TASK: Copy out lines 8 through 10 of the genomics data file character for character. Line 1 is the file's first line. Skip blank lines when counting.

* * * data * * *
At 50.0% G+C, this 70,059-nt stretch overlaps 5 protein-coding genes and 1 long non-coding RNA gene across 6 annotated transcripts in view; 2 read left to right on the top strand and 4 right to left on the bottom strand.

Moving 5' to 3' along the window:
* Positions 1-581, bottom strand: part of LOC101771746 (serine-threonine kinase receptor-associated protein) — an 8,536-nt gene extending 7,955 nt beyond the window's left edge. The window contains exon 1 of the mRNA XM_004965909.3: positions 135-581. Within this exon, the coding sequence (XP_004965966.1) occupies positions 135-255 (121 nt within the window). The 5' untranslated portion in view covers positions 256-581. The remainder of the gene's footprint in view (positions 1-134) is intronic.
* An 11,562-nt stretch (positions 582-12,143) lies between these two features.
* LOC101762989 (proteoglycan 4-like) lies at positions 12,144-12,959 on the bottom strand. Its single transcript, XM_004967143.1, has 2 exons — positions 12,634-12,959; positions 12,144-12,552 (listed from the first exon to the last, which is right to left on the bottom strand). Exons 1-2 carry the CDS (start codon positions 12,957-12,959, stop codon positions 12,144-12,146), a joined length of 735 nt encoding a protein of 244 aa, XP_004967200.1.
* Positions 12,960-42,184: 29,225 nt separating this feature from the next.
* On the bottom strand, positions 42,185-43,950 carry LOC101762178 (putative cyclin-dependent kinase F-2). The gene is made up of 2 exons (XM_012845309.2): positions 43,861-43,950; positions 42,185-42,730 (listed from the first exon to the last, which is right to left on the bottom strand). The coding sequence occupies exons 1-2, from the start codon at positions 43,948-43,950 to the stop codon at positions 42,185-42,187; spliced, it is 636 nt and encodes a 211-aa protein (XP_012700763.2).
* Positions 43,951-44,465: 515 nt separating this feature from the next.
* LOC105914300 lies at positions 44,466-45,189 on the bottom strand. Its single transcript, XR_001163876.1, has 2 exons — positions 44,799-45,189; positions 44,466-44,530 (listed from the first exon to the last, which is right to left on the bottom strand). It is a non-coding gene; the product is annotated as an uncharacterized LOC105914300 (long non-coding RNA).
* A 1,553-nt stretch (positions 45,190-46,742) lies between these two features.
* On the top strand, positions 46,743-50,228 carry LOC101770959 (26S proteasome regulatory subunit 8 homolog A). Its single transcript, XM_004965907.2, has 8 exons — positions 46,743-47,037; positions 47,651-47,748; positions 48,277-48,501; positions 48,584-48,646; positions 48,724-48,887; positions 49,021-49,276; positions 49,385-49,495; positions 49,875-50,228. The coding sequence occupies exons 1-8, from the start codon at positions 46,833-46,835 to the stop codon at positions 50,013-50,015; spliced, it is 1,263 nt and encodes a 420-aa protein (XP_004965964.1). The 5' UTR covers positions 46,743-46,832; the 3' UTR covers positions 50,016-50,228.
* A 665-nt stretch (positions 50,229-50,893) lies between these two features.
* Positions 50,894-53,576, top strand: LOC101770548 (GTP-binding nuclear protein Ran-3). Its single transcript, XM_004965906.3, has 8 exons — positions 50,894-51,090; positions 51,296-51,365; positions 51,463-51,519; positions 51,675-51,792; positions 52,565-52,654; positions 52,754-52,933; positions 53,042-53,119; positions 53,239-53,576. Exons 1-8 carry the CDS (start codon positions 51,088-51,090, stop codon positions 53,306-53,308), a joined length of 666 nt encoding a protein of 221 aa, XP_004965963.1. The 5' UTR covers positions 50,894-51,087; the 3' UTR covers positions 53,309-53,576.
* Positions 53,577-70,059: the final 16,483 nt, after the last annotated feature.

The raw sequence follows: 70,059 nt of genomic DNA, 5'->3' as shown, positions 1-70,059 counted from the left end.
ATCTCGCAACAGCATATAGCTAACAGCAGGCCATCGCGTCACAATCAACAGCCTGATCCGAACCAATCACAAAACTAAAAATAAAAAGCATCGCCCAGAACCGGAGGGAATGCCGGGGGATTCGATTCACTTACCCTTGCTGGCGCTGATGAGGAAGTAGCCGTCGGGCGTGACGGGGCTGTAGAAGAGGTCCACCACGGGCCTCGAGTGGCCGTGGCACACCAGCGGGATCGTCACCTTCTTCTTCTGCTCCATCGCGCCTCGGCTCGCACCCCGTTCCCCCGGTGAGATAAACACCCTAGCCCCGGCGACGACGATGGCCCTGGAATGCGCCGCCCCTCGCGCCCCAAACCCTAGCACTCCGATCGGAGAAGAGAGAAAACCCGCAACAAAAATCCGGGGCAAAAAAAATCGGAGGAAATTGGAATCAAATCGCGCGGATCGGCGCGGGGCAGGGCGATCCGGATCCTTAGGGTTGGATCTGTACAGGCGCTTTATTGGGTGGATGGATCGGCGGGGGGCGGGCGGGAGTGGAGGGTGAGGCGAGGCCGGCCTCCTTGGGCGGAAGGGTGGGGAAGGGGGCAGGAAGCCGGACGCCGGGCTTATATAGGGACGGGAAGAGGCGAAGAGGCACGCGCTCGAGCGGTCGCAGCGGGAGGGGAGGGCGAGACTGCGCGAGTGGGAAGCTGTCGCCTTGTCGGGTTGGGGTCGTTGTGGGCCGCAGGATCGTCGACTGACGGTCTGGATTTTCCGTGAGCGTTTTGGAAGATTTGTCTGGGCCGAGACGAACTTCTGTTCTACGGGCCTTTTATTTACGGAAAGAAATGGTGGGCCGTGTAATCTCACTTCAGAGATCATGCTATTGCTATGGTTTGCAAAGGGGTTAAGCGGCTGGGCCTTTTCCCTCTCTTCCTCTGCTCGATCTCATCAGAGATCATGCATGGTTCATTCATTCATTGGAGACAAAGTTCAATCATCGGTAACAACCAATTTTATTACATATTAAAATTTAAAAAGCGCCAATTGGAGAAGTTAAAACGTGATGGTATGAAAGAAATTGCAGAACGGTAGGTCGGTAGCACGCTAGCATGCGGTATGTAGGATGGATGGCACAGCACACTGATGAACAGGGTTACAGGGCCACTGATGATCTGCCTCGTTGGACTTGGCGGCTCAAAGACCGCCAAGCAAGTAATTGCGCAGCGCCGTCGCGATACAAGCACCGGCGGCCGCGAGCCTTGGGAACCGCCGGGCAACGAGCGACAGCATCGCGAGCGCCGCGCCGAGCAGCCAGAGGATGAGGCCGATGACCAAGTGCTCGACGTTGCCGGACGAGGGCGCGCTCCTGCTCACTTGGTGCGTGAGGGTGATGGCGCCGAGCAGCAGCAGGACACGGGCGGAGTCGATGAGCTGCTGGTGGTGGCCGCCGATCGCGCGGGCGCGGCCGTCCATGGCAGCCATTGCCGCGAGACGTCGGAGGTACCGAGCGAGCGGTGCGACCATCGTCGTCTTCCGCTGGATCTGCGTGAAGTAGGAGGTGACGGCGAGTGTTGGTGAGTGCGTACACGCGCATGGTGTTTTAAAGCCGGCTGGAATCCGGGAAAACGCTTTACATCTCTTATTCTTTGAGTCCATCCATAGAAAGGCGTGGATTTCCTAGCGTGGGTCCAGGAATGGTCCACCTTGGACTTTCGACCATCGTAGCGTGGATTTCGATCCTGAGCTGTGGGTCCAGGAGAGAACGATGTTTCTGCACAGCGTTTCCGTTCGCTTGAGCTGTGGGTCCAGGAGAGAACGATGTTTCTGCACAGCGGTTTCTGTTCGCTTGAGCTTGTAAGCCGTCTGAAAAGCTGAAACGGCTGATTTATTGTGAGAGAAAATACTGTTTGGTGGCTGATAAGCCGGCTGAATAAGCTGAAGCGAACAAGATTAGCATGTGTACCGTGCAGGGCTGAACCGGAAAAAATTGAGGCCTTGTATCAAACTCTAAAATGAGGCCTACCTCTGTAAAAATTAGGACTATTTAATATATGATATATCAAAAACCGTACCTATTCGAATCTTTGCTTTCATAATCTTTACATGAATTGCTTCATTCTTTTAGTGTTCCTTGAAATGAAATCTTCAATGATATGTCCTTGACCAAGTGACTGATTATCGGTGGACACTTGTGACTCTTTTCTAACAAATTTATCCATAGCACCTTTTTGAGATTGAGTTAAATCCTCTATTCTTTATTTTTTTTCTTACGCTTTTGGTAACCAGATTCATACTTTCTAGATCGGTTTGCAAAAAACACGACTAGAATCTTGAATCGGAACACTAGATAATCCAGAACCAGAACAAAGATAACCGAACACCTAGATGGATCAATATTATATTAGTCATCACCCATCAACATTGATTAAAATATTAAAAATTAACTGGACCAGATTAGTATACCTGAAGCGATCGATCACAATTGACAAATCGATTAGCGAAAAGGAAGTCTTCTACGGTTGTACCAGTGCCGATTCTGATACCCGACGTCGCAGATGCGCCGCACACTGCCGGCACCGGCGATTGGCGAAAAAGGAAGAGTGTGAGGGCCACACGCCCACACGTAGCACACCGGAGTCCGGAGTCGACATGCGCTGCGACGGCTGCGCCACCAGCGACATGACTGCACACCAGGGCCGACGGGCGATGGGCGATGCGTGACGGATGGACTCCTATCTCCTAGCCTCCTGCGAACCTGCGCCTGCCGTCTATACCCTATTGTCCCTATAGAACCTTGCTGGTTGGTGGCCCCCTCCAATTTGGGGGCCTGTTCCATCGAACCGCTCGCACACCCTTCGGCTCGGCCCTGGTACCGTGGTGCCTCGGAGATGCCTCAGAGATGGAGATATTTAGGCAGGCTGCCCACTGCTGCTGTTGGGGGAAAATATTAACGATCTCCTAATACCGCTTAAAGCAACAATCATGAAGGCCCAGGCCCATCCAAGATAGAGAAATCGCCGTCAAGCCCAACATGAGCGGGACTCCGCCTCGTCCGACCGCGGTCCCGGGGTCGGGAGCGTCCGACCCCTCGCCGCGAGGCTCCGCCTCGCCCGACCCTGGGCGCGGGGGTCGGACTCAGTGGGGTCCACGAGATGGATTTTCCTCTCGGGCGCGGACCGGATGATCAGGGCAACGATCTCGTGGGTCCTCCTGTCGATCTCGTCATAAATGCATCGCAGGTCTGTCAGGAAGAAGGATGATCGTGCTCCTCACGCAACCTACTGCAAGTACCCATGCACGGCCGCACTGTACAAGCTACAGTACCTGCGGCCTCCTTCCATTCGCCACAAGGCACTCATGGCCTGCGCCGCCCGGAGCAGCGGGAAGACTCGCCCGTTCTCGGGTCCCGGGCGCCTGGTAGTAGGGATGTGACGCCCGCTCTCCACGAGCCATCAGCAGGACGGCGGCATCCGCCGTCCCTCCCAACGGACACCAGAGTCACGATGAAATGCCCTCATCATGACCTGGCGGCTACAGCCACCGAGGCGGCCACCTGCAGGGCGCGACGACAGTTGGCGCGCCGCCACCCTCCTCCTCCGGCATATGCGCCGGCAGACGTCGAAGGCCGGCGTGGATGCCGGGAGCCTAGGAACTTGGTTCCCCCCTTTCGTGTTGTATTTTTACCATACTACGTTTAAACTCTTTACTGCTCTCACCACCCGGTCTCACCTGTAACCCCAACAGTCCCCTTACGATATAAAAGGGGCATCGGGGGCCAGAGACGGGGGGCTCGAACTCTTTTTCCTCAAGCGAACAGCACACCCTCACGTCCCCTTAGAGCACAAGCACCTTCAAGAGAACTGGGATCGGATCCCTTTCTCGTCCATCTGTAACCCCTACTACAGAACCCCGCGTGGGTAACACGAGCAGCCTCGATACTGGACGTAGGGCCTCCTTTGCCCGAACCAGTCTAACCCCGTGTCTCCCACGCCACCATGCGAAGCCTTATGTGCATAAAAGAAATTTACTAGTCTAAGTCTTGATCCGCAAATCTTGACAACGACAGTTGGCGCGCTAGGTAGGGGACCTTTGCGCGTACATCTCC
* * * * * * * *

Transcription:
* Positions 43,951-44,465: 515 nt separating this feature from the next.
* LOC105914300 lies at positions 44,466-45,189 on the bottom strand. Its single transcript, XR_001163876.1, has 2 exons — positions 44,799-45,189; positions 44,466-44,530 (listed from the first exon to the last, which is right to left on the bottom strand). It is a non-coding gene; the product is annotated as an uncharacterized LOC105914300 (long non-coding RNA).
* A 1,553-nt stretch (positions 45,190-46,742) lies between these two features.